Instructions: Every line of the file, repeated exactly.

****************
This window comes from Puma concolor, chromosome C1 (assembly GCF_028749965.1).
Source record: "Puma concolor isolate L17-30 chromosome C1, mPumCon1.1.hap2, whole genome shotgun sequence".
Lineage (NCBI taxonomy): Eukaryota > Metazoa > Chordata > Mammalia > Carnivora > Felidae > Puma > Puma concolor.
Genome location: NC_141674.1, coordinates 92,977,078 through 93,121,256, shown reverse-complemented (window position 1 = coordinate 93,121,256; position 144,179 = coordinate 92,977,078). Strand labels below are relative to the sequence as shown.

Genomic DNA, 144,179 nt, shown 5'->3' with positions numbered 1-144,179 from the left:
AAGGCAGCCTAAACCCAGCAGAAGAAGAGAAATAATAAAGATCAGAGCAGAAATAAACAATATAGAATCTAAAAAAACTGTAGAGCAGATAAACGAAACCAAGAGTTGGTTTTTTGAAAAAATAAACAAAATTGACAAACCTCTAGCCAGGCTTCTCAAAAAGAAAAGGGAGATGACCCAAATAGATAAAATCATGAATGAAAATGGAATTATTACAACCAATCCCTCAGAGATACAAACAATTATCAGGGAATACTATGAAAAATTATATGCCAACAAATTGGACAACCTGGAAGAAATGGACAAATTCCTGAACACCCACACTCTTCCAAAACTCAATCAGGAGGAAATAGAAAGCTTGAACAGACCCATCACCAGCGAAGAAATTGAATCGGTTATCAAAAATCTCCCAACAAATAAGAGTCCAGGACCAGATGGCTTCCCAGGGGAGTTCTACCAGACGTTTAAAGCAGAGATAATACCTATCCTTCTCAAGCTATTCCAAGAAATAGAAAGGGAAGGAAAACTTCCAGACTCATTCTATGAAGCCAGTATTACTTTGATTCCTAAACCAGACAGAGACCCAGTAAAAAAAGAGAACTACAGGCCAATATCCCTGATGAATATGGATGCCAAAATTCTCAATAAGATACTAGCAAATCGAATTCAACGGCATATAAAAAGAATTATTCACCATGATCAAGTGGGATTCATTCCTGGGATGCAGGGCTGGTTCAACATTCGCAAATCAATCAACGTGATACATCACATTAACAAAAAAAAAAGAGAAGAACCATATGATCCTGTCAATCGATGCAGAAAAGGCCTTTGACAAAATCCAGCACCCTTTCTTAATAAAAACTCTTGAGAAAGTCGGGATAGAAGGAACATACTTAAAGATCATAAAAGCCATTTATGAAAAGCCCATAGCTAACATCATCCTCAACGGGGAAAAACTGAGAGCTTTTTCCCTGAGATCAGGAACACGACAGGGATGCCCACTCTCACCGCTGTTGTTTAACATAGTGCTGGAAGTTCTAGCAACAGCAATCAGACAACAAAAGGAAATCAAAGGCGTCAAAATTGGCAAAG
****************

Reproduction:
This window comes from Puma concolor, chromosome C1 (assembly GCF_028749965.1).
Source record: "Puma concolor isolate L17-30 chromosome C1, mPumCon1.1.hap2, whole genome shotgun sequence".
Lineage (NCBI taxonomy): Eukaryota > Metazoa > Chordata > Mammalia > Carnivora > Felidae > Puma > Puma concolor.
Genome location: NC_141674.1, coordinates 92,977,078 through 93,121,256, shown reverse-complemented (window position 1 = coordinate 93,121,256; position 144,179 = coordinate 92,977,078). Strand labels below are relative to the sequence as shown.

Genomic DNA, 144,179 nt, shown 5'->3' with positions numbered 1-144,179 from the left:
AAGGCAGCCTAAACCCAGCAGAAGAAGAGAAATAATAAAGATCAGAGCAGAAATAAACAATATAGAATCTAAAAAAACTGTAGAGCAGATAAACGAAACCAAGAGTTGGTTTTTTGAAAAAATAAACAAAATTGACAAACCTCTAGCCAGGCTTCTCAAAAAGAAAAGGGAGATGACCCAAATAGATAAAATCATGAATGAAAATGGAATTATTACAACCAATCCCTCAGAGATACAAACAATTATCAGGGAATACTATGAAAAATTATATGCCAACAAATTGGACAACCTGGAAGAAATGGACAAATTCCTGAACACCCACACTCTTCCAAAACTCAATCAGGAGGAAATAGAAAGCTTGAACAGACCCATCACCAGCGAAGAAATTGAATCGGTTATCAAAAATCTCCCAACAAATAAGAGTCCAGGACCAGATGGCTTCCCAGGGGAGTTCTACCAGACGTTTAAAGCAGAGATAATACCTATCCTTCTCAAGCTATTCCAAGAAATAGAAAGGGAAGGAAAACTTCCAGACTCATTCTATGAAGCCAGTATTACTTTGATTCCTAAACCAGACAGAGACCCAGTAAAAAAAGAGAACTACAGGCCAATATCCCTGATGAATATGGATGCCAAAATTCTCAATAAGATACTAGCAAATCGAATTCAACGGCATATAAAAAGAATTATTCACCATGATCAAGTGGGATTCATTCCTGGGATGCAGGGCTGGTTCAACATTCGCAAATCAATCAACGTGATACATCACATTAACAAAAAAAAAAGAGAAGAACCATATGATCCTGTCAATCGATGCAGAAAAGGCCTTTGACAAAATCCAGCACCCTTTCTTAATAAAAACTCTTGAGAAAGTCGGGATAGAAGGAACATACTTAAAGATCATAAAAGCCATTTATGAAAAGCCCATAGCTAACATCATCCTCAACGGGGAAAAACTGAGAGCTTTTTCCCTGAGATCAGGAACACGACAGGGATGCCCACTCTCACCGCTGTTGTTTAACATAGTGCTGGAAGTTCTAGCAACAGCAATCAGACAACAAAAGGAAATCAAAGGCGTCAAAATTGGCAAAG